Chapter 8 Summary


  1. Following neuronal apoptosis, another regressive process is the loss of many synapses during synapse rearrangement. The loss of some synapses is usually accompanied by the production of new synapses, so depending on the system and stage of development, there may be a net gain or loss of total synapses.
  2. Neuronal activity plays a role in early developmental events such as neuronal apoptosis, as when motor neuron death occurs only if the target muscles are electrically active. See Figure 8.1
  3. In newborn muscles, every fiber is polyneuronally innervated, but most of the initial contacts from each motor neuron are retracted over time until each fiber is innervated by one and only one neuron. This is a competitive process that occurs only if the junctions are electrically active. Presynaptic terminals that activate the muscle fiber are more likely to remain than those that are ineffective. See Figures 8.28.5
  4. In autonomic ganglia, an initially exuberant pattern of polyneuronal innervation is followed by a loss of most inputs until each neuron receives extensive synaptic input from a relatively small number of afferents, sometimes a single afferent. See Figures 8.88.10
  5. Hebbian synapses are strengthened or duplicated when they effectively drive the postsynaptic cell to fire, and they are weakened or withdrawn when they are ineffective. See Figure 8.11
  6. Several pathways in the hippocampal formation function in a Hebbian fashion, as when driving excitatory afferents though a tetanus results in a long-lasting enhancement of the synapses, called long-term potentiation (LTP). See Figures 8.12 and 8.13
  7. In several hippocampal pathways, LTP is mediated by NMDA-type glutamate receptors. When the postsynaptic neuron is depolarized, as happens after a tetanus, a magnesium block on the NMDA receptor’s channel is lifted, such that glutamate triggers an inrush of Ca2+ ions, which leads to insertion of additional AMPA-type glutamate receptors in the postsynaptic site and eventually an increase in glutamate release from the presynaptic terminal. See Figures 8.14 and 8.15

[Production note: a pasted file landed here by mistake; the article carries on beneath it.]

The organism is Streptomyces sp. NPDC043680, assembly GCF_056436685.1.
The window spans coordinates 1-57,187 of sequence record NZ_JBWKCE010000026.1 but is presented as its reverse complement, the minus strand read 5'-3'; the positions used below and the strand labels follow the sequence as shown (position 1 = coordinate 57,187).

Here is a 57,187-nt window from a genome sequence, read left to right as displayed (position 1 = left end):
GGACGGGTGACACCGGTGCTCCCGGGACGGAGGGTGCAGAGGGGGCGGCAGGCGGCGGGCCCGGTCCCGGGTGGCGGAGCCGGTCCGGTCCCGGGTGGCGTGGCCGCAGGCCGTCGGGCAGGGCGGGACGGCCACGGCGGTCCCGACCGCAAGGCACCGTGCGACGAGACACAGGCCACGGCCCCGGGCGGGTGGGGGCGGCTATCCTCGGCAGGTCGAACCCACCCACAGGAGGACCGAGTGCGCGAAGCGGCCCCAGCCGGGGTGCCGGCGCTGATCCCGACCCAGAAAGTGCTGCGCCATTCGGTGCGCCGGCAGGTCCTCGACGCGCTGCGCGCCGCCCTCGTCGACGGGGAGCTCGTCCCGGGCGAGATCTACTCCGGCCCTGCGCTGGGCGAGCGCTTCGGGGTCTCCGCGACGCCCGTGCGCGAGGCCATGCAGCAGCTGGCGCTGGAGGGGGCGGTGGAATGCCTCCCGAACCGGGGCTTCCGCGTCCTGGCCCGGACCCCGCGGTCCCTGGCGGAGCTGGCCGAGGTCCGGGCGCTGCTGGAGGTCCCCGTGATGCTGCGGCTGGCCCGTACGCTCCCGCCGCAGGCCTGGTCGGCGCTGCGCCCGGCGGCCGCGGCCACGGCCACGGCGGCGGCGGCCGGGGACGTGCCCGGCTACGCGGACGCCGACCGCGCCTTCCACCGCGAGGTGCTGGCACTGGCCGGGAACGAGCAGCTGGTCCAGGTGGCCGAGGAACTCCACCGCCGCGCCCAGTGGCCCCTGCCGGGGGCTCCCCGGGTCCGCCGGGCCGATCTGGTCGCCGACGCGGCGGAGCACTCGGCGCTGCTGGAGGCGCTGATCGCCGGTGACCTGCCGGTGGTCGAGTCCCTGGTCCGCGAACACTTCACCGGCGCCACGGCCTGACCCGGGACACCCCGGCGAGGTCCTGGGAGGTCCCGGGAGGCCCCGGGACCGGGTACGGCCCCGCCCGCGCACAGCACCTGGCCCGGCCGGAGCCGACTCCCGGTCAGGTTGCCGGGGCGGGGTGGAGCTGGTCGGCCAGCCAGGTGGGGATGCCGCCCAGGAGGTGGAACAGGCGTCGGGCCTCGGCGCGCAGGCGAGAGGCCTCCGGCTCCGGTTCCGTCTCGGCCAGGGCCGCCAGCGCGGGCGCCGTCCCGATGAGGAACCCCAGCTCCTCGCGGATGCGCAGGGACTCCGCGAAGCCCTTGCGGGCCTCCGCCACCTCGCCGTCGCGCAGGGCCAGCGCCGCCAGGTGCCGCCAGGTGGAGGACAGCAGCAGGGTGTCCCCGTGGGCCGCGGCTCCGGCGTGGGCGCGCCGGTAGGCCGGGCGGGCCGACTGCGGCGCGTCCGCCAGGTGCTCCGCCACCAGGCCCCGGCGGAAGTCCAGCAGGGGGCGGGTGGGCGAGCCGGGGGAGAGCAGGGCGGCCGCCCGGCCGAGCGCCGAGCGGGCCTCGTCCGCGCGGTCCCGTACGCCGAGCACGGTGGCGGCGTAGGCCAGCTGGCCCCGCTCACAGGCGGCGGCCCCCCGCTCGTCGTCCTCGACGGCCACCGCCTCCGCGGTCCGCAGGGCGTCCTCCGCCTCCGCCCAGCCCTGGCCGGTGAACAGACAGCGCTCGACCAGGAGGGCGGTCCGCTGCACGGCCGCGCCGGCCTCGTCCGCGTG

8. In the mammalian fetus, both eyes innervate wide regions of the lateral geniculate nucleus (LGN) of the thalamus, but as development proceeds, each eye comes to innervate separate, monocular domains of the LGN. The process of segregation of inputs to the LGN depends on waves of spontaneous activity that cross the retinas, which drive synaptic competition, following Hebbian rules, between the eyes. See Figures 8.16, 8.17, and 8.21
  9. Similarly, information from both eyes is broadly distributed across all of layer IV in primary visual cortex (V1) at first but then becomes segregated such that ocular dominance bands result, with each cortical neuron in layer IV receiving monocular input. The segregation of ocular dominance bands in layer IV may also depend on a Hebbian-type synaptic competition between the two eyes, but if so, it would be in response to spontaneous activity, not visual experience, because it occurs before birth in primates. In the next chapter we’ll see that almost all neurons in visual cortex outside layer IV receive binocular input, a process that depends on Hebbian-like competition driven by visual experience. See Figures 8.188.20, and 8.22
  10. The number of synapses in the human cortex increases rapidly until the first few years of life, then declines sharply until adulthood. The loss of synapses from adulthood to old age is much more gradual. See Figures 8.23 and 8.24
  11. The net loss of synapses from childhood to adulthood can be gauged by the thickness of the gray matter, which becomes progressively thinner until about 20 years of age. Among cortical regions, the last to complete the thinning of gray matter is the prefrontal cortex. The prefrontal cortex has been implicated in executive control and inhibition, so its late development may account for the relatively impulsive behavior of adolescents. Myelination of the cortex increases during adolescence, and there is evidence that neuronal activity regulates this process. See Figures 8.25 and 8.26
Back to top